Twitter is winning the public microblogging battle because of its large installed base, and its built-up community that has largely forgiven them after months of trials. While the user community isn't the largest today, it is one that clearly believes in its underlying foundation of open source, friendliness with developers, and the hope that through open source and extensibility, that it can make inroads outside of the niche which is using it now, but possibly, be adopted in the enterprise. If you are a big fan of, you can of course find me there, at

September 23, 2008

iPhone Application Review: Mobile Fotos

By Phil Glockner of Scribkin (FriendFeed/Twitter)

Author's Note: Louis and I share an interest in the iPhone / iPod Touch platform, and all the new applications being developed for it for release on the iTunes Store. Realizing this, I offered to write a series of 'mini-reviews' on applications I really like, and if applicable, their impact on the social media space. I'm going to start with Mobile Fotos, an application developed by Karl van Randow, a freelance New Zealand developer who has (according to his blog) been actively working on a 'web debugging proxy' called Charles.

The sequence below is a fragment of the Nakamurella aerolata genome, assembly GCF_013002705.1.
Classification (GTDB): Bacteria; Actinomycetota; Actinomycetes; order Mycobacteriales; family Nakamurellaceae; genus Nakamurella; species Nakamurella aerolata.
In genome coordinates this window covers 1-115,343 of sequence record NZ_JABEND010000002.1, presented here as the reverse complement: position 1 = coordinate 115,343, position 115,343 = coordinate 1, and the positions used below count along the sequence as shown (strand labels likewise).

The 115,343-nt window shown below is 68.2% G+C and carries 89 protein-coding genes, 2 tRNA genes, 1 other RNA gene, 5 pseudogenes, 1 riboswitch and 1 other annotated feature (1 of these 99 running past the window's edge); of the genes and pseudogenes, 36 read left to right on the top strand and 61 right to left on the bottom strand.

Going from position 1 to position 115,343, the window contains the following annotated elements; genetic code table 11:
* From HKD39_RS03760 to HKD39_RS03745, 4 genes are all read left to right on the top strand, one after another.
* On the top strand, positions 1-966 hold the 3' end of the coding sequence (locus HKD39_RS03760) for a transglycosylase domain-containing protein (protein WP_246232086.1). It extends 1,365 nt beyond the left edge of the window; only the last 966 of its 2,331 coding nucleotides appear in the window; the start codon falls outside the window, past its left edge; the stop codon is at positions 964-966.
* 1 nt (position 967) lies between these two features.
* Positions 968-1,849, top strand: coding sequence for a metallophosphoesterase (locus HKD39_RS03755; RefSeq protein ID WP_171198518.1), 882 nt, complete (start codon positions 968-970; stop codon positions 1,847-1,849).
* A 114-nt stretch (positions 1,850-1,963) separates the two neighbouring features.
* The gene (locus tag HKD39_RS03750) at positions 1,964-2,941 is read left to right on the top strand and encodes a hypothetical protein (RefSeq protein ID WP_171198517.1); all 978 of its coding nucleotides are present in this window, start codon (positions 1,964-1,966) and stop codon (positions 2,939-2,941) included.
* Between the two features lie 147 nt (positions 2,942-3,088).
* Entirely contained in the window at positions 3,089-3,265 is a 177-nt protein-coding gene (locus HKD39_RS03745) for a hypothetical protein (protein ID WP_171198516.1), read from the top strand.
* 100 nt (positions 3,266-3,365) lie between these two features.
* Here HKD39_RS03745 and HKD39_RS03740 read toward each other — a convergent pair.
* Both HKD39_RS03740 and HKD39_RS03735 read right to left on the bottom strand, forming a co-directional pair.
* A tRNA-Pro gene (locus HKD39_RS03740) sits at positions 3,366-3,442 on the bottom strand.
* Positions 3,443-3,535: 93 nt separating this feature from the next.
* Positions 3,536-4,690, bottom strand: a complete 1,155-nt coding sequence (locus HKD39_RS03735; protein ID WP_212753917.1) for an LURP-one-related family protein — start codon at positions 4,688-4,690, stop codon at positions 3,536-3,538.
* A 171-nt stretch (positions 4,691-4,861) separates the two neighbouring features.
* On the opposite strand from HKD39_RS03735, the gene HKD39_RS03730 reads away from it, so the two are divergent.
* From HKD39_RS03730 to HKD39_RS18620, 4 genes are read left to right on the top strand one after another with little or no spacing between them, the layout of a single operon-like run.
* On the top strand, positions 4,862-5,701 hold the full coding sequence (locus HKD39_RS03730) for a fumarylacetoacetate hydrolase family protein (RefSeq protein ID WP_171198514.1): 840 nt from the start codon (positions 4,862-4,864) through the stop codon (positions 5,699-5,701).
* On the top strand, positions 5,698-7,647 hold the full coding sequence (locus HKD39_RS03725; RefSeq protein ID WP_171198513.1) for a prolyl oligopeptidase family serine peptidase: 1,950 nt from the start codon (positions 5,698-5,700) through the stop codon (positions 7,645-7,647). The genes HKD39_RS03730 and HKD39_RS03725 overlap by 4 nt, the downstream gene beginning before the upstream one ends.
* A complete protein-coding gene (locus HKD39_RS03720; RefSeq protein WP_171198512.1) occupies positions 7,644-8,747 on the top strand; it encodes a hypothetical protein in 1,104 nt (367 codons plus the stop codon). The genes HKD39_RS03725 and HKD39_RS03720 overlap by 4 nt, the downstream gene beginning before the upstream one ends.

Mobile Fotos

Mobile Fotos, like several others in the iTunes store, specializes in connecting the iPhone and iPod Touch to Flickr, a popular photo-sharing web site. While I tried several others but I found Mobile Fotos to be the most feature-complete and easiest to use. The application costs $2.99, and there is no 'free version' available. However, I believe it is well worth this small price, considering its functionality.